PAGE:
1. Marked by a teacher

    The Scott Report and the Making of the Modern Countryside - 'How penetrating was ...

    5 star(s)

    It does, however, set out clear unambiguous objectives for the future. The Report contains recommendations as well as a five-year plan. The Majority Report believes the establishment of a Central Planning Authority as imperative. It also calls for the encouragement of industry and commerce after the war "we are convinced that industry must be afforded every facility to re-establish itself"x.

  2. The Role and Importance of Agriculture In the Carribean. Organisations involved in its ...

    broken appearance of ribbons ? Thin ribbons, will brake ? Very long & flexible ribbons ? Soil Structure Soil structure describes the arrangement of individual soil particle. Individual soil particles come together to form aggregates, which may appear, in a number of shapes; Granular and crumb - aggregates are loosely arranged, usually found at the

  1. Assignment on Computer Integrated Manufacturing

    This was in contrast to standard Detroit type automation, which was largely inflexible [3]. To denote this new found flexibility and emphasize its higher mobility, islands of automation were coined as a phrase and became the catch cry of modern manufacturing firms throughout the 1970s.

  2. Industrial Change in South Wales The Reasons for the Original Location of the Iron ...

    However, as British Steel is now a privately owned company, these iron and steel producers, such as those in South Wales, no longer receive this benefit. This has meant that the iron and steel industry in the region is no longer receiving enough money to make enough of a profit, and has therefore declined.

  1. Changing Locational Factors of Manufacturing Industry In the 20th century the factors affecting the ...

    These were introduced by the government as a means of encouraging industries to locate in certain areas of the UK, which have suffered from previous de-industrialisation. They were persuaded to do this by a reduction in taxes or the giving of money to help set up the factory in that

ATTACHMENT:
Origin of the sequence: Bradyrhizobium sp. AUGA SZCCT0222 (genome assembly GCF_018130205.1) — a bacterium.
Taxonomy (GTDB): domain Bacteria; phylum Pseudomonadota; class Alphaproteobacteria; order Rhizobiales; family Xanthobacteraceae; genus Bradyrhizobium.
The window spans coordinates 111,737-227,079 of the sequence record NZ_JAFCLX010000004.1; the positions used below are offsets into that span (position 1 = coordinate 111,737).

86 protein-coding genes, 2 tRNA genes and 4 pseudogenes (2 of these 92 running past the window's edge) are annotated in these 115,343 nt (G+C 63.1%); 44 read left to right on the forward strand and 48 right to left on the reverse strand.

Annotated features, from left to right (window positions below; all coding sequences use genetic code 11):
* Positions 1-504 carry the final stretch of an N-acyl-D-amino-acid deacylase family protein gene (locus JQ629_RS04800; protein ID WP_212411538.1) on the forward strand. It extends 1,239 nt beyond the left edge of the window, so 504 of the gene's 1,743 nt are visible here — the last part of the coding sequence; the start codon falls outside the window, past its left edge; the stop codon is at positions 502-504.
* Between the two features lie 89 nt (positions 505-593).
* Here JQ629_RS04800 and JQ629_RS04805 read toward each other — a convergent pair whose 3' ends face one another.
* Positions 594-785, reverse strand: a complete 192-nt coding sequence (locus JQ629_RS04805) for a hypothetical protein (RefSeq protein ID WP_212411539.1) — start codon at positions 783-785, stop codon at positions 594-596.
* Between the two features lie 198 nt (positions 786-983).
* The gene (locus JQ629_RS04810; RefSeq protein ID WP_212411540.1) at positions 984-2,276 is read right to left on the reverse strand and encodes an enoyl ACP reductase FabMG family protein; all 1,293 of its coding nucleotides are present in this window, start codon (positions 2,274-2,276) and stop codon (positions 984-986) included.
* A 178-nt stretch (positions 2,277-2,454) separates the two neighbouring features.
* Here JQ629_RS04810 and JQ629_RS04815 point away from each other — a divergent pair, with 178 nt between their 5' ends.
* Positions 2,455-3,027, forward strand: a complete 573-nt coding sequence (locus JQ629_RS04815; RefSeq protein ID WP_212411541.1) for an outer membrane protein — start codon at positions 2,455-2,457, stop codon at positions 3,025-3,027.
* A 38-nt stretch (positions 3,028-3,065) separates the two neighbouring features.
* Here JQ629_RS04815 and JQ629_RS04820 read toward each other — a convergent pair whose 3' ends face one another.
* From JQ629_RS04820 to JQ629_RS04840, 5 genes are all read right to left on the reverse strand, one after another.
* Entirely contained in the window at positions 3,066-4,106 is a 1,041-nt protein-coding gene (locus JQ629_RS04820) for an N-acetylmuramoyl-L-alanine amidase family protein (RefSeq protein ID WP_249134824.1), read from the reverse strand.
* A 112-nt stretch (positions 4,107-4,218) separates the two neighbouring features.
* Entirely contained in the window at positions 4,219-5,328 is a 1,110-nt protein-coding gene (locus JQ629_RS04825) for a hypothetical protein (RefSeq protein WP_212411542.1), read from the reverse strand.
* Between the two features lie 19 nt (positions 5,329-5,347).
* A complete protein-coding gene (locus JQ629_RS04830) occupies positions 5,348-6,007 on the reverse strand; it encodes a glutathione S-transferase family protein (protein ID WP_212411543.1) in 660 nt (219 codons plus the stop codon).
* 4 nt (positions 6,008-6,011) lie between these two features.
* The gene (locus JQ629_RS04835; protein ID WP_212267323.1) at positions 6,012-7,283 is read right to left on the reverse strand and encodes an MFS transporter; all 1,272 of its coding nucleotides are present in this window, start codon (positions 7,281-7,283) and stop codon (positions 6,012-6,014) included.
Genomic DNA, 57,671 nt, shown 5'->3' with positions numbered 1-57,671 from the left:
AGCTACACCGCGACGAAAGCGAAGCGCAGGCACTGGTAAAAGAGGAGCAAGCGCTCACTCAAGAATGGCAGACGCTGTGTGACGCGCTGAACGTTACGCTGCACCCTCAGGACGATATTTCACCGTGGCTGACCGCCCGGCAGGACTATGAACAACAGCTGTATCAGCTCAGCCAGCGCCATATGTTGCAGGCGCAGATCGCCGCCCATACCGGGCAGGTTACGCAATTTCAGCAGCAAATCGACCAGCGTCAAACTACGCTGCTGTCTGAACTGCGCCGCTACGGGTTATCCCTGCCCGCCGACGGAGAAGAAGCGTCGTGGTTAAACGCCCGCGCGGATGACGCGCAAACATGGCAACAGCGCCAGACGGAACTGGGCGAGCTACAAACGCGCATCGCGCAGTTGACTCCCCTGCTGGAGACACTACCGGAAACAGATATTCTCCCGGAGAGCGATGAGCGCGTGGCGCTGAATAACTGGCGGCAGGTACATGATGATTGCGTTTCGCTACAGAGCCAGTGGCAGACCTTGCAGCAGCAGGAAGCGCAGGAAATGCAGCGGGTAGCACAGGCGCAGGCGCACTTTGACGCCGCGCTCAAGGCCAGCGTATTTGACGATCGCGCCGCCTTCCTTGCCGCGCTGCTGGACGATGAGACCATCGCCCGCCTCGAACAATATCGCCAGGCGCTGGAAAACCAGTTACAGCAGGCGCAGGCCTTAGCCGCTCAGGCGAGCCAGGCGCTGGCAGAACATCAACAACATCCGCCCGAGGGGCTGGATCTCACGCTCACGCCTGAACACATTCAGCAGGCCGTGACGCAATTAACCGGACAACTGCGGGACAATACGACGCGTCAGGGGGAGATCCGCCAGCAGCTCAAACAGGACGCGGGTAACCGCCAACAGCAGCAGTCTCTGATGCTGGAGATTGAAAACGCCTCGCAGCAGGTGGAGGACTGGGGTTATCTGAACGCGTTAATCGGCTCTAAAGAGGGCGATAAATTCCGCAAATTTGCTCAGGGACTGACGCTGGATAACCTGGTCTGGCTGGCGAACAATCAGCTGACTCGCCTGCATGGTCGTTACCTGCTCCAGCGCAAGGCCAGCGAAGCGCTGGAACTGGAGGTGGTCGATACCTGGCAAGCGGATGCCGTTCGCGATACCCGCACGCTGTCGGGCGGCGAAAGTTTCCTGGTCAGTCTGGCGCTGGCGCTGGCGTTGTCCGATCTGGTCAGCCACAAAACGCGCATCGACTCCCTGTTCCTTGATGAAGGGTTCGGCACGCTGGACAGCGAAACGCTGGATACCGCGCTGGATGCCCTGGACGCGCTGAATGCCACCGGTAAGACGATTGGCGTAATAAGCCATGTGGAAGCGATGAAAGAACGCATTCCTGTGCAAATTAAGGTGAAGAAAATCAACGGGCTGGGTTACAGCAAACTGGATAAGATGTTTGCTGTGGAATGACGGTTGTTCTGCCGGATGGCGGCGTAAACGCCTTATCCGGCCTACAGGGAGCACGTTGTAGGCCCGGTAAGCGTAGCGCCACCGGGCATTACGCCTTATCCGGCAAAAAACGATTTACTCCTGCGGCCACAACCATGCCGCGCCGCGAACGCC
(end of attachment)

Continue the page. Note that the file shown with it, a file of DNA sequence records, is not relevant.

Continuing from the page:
2. "Can the theories that Alfred D. Chandler developed in his book 'Scale and Scope: ...

    Together, they make up about 31% of GDP in comparison to 68% for the service sector (www.nationmaster.com). This has implications for the analysis of the facts because the service part of the economy shows a very different pattern of growth than the one of oligopolistic competition among the first-movers and a few challengers predicted by Chandler.

  1. What are the main characteristics of high-tech (high technology) industry? (b) Describe and explain ...

    Improved infrastructure helps for the BMW Company more recently set up in India, to avoid a 60% import duty and other taxes that would previously make cars shipped from abroad very expensive. Initially, BMW has invested 20million euros in its Chennai plant and BMW India's headquarters in Gurgaon outside Delhi,

  2. To what extent was the iron industry 'transformed' between 1750-1830?

    It was the innovation of Henry Cort in the 1780s which was said to finally rationalise the iron industry, and was claimed by J.R. Harris to have been "the second classic ironmaking method of the 19th century", after Derby's innovation.

  • Over 160,000 pieces
    of student written work
  • Annotated by
    experienced teachers
  • Ideas and feedback to
    improve your own work